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Dead Good Christmas: A short story by Niall Leonard

On the fourth day of Christmas….

Here’s the fourth of our Dead Good Christmas shorts – exclusive free short stories, lovingly crafted by some of our best selling crime and thriller authors – and our December gift exclusively for Dead Good fans.

This offering is from author of ‘Crusher’ and screenwriter (Wire in the Blood, Hornblower), Niall Leonard, and is called ‘Kebabbed’.

‘Kebabbed’ ©Niall Leonard

‘What’s this?’


‘But it’s Monday.’

‘I thought I’d try something different.’ She swallowed, wondering if I was going to go off on one. To be honest I was thinking about it. She knew my routine, I hated it being mucked about with.

‘You like a kebab, you said.’ Yeah, I thought, when I’m driving home from the pub, and need something to soak up the drink. But these smelt okay. I took a bite. They were nicely charred on the outside, just how I like. Funny skewers though. She saw me peering at them. ‘Turned out we didn’t have any skewers, so I made some, with twigs from the garden.’ Her voice was trembling a bit, but she always was the nervous type. Hysterical, you know, looking for attention all the time and complaining when she got it. I pulled the meat off the skewer with my fork, took a mouthful, shoved the salad to one side. She grew it herself. That’s why I hated it. I preferred proper salad in a bag from the shop, not that slug-ridden muck all the local cats had pissed on.

‘What you been doing today, then?’ I sucked at the skewer to get the juices out.

‘Oh, you know, the garden, mostly,’ she said. Always the same bloody answer. Of course she didn’t see her friends any more – I’d explained to her I didn’t like her talking behind my back – but now she never had anything to say unless it was about gardening. I mean, before it was all stupid girly gossip, but her rabbiting on about her compost heap was even worse.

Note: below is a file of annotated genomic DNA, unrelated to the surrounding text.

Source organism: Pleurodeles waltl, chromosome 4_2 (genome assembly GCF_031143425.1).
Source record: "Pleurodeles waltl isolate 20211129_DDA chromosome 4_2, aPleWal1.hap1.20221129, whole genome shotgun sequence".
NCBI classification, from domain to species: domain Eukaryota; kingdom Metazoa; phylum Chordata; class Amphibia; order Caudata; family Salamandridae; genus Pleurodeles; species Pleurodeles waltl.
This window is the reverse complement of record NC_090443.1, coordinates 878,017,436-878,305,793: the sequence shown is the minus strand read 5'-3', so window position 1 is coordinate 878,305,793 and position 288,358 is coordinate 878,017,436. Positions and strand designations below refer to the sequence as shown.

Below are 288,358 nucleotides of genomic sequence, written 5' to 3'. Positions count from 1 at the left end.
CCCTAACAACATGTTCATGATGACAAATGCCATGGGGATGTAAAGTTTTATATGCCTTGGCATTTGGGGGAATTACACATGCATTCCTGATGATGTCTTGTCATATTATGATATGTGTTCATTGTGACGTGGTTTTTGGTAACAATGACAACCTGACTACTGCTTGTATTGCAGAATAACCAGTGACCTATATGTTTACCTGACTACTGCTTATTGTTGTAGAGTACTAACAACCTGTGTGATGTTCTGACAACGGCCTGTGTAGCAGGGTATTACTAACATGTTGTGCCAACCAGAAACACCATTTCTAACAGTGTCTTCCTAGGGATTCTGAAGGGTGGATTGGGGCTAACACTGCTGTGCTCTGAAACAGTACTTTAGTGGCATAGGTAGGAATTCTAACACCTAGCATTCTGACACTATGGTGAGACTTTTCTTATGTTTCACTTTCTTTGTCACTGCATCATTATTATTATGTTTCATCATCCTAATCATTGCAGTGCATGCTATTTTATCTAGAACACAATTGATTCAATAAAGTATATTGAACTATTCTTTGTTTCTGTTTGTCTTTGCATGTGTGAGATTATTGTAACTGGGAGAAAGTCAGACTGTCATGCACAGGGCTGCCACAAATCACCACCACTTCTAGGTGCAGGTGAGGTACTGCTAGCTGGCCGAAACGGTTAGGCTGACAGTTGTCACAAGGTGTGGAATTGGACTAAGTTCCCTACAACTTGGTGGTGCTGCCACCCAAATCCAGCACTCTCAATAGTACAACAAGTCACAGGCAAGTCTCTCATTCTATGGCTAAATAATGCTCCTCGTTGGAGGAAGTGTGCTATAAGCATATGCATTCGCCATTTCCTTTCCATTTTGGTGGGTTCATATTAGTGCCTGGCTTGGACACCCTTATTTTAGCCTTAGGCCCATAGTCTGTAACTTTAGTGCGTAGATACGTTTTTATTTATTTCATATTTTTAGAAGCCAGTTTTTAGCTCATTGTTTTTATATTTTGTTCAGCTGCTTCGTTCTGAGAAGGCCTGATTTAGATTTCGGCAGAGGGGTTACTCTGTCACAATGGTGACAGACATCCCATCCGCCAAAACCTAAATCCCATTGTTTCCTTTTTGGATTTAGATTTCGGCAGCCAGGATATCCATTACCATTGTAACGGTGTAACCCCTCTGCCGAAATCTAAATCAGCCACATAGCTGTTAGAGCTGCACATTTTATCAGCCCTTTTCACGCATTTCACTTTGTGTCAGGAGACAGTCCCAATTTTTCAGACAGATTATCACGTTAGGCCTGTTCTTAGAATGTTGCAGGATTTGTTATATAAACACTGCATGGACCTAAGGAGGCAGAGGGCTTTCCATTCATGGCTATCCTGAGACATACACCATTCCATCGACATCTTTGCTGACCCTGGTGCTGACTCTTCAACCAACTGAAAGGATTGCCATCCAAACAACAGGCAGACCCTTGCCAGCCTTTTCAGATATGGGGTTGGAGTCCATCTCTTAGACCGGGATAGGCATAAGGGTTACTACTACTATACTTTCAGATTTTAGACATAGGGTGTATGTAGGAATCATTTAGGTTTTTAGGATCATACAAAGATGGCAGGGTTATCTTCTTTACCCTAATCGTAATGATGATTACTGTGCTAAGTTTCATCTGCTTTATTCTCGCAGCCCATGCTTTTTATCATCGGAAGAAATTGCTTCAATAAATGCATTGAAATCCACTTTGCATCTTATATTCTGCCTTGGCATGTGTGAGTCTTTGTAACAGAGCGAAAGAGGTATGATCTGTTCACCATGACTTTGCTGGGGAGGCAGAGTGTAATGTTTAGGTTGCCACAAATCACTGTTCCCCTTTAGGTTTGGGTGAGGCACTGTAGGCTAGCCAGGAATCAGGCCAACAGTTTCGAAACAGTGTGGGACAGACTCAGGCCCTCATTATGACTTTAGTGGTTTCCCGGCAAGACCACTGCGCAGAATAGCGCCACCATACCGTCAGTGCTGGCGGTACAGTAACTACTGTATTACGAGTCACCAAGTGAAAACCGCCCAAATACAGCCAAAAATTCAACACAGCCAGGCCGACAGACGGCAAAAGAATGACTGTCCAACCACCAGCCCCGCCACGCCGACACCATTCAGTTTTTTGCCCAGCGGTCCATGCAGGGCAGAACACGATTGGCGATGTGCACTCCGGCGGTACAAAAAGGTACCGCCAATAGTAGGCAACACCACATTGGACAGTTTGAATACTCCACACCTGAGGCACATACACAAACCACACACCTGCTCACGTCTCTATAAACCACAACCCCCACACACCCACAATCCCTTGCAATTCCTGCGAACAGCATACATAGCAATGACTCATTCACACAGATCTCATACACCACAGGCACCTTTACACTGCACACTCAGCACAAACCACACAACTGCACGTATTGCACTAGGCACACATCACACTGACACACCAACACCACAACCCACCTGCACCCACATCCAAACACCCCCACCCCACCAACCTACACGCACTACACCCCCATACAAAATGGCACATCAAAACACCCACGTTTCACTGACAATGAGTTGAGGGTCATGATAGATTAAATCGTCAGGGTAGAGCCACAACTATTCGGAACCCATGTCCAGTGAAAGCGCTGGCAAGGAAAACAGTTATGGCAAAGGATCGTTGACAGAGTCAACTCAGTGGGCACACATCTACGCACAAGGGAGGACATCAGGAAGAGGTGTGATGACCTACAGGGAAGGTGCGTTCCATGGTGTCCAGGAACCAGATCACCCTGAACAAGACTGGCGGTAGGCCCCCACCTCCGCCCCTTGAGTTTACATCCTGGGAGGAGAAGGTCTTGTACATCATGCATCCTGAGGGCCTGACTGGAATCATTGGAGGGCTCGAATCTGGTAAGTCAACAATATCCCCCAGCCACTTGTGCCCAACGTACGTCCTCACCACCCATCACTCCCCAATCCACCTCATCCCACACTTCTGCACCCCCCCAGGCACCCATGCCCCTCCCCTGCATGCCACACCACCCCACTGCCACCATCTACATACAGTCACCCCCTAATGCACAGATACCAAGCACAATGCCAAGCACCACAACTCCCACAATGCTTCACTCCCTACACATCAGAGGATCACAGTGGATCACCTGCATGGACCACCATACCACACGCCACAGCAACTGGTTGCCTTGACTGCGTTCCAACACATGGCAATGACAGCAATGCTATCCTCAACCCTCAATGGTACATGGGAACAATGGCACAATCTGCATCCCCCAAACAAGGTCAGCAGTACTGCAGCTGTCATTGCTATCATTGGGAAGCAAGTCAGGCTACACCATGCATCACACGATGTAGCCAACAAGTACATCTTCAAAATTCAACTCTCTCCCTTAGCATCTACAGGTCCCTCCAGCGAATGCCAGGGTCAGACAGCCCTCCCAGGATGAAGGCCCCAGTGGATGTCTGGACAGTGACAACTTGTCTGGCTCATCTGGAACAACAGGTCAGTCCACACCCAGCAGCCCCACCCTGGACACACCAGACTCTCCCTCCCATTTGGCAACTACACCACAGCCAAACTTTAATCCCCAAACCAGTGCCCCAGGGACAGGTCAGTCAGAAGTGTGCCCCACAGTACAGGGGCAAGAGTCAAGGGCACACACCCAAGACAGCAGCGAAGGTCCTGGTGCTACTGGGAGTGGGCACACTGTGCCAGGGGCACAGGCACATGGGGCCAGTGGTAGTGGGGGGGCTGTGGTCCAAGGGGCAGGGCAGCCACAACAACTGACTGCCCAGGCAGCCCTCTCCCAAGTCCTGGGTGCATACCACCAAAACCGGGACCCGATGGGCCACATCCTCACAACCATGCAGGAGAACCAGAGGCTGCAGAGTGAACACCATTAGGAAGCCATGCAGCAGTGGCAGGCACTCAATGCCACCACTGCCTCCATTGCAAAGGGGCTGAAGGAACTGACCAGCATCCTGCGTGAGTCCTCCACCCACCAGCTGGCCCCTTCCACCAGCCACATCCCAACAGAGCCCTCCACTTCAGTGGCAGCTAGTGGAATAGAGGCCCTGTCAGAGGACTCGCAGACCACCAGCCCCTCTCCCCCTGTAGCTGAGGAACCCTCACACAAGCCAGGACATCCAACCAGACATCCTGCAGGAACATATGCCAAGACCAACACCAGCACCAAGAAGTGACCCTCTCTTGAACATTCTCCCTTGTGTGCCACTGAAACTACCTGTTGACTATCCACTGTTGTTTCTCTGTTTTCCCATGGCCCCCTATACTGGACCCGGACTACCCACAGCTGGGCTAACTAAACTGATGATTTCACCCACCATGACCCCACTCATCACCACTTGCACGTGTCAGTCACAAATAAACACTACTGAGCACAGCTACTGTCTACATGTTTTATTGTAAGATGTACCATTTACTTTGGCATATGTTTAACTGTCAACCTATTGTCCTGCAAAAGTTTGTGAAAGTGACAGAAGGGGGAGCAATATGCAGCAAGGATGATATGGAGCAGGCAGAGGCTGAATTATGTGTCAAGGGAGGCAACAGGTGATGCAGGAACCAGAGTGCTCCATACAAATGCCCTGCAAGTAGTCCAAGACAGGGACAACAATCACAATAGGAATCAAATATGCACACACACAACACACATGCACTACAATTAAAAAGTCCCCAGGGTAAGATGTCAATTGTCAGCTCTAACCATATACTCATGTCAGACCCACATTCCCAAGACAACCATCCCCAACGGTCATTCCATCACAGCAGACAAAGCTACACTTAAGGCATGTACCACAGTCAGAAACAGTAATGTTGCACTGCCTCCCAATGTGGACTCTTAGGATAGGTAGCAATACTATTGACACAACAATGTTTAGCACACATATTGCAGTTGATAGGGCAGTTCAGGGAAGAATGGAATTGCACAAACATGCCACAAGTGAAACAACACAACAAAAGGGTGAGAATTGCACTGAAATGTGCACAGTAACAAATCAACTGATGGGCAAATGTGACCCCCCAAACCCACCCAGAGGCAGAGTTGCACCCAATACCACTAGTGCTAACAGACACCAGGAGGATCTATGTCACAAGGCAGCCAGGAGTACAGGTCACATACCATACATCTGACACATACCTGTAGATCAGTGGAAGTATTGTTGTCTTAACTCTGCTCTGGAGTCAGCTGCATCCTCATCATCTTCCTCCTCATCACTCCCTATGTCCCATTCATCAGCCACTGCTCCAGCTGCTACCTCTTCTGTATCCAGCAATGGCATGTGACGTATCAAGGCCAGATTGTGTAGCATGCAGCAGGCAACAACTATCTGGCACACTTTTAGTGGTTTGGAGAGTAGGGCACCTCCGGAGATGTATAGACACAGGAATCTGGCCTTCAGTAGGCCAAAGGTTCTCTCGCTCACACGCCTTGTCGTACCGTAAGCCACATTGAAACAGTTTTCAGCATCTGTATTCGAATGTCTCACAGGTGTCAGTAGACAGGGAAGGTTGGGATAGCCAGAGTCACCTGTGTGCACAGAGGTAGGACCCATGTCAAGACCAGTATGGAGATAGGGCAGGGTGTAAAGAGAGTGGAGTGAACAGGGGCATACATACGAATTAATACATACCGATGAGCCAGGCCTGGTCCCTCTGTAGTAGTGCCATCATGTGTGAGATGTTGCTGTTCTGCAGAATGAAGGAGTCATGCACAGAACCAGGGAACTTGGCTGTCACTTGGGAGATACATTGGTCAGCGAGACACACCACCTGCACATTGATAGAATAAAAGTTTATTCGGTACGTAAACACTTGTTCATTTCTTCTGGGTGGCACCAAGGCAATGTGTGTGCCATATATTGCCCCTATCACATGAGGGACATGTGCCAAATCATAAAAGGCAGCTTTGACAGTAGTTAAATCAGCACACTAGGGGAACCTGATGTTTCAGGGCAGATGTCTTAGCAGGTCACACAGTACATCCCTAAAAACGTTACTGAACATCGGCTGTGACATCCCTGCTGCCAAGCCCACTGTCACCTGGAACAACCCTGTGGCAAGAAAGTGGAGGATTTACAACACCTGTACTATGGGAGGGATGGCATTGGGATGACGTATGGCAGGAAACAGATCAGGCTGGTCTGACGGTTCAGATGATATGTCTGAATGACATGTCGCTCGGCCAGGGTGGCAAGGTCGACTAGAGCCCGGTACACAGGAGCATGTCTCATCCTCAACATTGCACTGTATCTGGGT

‘And a bit of shopping.’

I stopped chewing. ‘Shopping?’ I said. She tensed. ‘Just some bin liners, to get rid of garden rubbish, you know.’ I started chewing again. ‘Long as it’s not shoes,’ I said. When I married her she was always buying shoes. ‘How many bloody pairs of feet do you have?’ I’d said. ‘It’s my money,’ she’d said. ‘Not any more, love,’ I’d said.

‘You in tonight?’

I shook my head. Bloody stupid question. I’d have a bath, like I always did, then head out to see what Georgio had on the menu. There were new girls every few weeks, and last time he brought in this gorgeous piece, couldn’t have been more than fifteen. Bloody terrified the whole time. Just how I like ’em.

The wife brushed her mousy hair out of her eyes. When we first met she was blonde. I hate women who dye their hair, they’re all cheap slappers, and I soon persuaded her not to bother. But these days she didn’t even make an effort. I shoved my plate away and belched in appreciation. She winced, the ungrateful cow, but I didn’t have time to teach her manners tonight. I pushed my chair back and headed up to the bedroom, pulling off my tie. She hurried upstairs to run my bath.